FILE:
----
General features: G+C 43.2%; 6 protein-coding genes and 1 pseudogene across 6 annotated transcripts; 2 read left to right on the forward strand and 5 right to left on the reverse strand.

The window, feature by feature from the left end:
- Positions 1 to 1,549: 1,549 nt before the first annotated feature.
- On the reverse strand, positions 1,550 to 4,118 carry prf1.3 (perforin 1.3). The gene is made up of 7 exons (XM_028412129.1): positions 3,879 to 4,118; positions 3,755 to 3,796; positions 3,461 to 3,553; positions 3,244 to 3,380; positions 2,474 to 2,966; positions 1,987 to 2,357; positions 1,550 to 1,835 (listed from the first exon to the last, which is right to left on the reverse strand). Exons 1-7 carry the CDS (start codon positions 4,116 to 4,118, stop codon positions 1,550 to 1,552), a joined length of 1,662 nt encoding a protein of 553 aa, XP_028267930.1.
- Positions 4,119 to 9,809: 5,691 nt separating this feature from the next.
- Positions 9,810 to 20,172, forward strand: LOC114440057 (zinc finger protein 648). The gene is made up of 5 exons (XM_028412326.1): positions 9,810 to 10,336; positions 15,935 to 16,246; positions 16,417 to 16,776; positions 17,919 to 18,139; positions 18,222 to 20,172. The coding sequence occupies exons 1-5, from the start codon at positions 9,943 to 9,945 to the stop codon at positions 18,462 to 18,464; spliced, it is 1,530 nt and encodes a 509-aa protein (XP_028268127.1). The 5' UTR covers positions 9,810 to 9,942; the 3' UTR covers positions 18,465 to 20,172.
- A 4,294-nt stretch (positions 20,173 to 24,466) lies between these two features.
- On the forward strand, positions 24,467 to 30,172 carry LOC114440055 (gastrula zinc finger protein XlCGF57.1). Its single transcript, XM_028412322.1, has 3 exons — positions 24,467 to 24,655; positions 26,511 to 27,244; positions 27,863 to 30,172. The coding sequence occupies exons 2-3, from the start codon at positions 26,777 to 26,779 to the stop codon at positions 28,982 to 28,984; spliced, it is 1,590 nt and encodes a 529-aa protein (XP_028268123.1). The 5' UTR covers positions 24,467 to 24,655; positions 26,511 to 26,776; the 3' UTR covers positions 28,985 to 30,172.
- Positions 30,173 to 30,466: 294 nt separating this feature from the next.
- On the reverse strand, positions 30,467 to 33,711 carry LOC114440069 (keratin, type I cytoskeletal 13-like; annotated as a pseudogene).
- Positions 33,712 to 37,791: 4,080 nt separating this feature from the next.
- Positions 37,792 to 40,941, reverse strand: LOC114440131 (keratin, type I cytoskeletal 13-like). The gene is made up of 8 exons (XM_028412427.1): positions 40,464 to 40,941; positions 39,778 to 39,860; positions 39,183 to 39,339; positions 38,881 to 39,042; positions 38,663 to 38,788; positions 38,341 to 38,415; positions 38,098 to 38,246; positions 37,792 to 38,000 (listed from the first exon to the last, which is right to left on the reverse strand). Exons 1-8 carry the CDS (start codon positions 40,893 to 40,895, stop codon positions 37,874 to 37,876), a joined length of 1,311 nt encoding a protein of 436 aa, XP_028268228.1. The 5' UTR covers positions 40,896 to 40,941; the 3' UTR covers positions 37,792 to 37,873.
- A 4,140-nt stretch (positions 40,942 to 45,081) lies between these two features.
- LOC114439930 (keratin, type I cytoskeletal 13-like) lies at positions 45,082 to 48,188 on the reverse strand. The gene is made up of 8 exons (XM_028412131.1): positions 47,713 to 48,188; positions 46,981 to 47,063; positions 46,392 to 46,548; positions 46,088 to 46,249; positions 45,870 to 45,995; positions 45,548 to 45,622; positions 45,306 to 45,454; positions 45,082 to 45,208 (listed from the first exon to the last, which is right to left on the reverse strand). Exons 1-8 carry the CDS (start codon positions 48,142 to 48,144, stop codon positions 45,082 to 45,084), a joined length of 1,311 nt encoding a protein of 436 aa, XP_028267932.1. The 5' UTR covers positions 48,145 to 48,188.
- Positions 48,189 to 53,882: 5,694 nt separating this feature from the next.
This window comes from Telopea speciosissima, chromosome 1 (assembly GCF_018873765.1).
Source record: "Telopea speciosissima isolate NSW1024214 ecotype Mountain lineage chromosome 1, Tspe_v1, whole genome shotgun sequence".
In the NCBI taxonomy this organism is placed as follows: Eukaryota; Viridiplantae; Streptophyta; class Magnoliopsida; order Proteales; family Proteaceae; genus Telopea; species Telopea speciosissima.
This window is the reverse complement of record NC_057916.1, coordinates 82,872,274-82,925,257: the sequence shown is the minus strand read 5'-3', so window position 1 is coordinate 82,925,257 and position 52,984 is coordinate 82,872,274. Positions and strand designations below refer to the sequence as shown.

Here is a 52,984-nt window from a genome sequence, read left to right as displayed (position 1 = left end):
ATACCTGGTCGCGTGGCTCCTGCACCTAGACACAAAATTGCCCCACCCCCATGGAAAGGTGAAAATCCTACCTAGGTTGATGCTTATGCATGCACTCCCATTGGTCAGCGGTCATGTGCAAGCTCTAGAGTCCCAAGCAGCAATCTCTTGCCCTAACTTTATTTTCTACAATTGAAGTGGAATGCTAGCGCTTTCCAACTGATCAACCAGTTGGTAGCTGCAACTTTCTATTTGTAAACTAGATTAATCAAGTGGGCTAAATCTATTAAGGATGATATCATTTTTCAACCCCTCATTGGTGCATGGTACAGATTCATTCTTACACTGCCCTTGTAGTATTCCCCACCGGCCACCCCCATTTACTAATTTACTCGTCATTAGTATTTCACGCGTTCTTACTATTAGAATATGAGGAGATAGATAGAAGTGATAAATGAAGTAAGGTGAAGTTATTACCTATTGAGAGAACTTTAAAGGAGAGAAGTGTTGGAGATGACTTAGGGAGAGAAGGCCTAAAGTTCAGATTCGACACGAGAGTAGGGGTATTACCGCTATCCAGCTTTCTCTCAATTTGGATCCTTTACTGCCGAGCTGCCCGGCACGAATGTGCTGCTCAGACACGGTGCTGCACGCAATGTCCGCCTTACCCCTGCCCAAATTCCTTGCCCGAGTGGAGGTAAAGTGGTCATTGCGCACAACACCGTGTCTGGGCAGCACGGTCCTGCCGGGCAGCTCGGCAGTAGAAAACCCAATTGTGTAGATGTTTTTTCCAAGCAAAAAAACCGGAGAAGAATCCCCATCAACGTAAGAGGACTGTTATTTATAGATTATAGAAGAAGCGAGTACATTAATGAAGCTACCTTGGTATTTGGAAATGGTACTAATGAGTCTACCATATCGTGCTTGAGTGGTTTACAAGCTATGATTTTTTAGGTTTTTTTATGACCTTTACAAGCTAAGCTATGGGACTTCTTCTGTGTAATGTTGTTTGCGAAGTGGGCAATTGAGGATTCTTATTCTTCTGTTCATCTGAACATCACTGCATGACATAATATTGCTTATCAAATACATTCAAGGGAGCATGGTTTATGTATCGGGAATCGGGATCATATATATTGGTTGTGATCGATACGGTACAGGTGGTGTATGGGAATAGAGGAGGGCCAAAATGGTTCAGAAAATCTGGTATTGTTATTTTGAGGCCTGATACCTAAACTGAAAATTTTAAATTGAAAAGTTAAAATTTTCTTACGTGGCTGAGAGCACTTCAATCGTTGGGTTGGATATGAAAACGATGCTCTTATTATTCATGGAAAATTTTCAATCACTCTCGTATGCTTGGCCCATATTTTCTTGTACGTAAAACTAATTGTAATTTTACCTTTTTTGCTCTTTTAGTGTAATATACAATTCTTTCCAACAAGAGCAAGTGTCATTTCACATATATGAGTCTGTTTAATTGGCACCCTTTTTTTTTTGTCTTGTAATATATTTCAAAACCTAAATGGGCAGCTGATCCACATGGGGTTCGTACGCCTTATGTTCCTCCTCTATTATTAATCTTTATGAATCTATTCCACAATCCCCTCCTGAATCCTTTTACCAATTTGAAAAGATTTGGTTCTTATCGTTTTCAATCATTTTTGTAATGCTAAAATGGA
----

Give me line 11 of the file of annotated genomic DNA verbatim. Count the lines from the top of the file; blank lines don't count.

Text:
- Positions 33,712 to 37,791: 4,080 nt separating this feature from the next.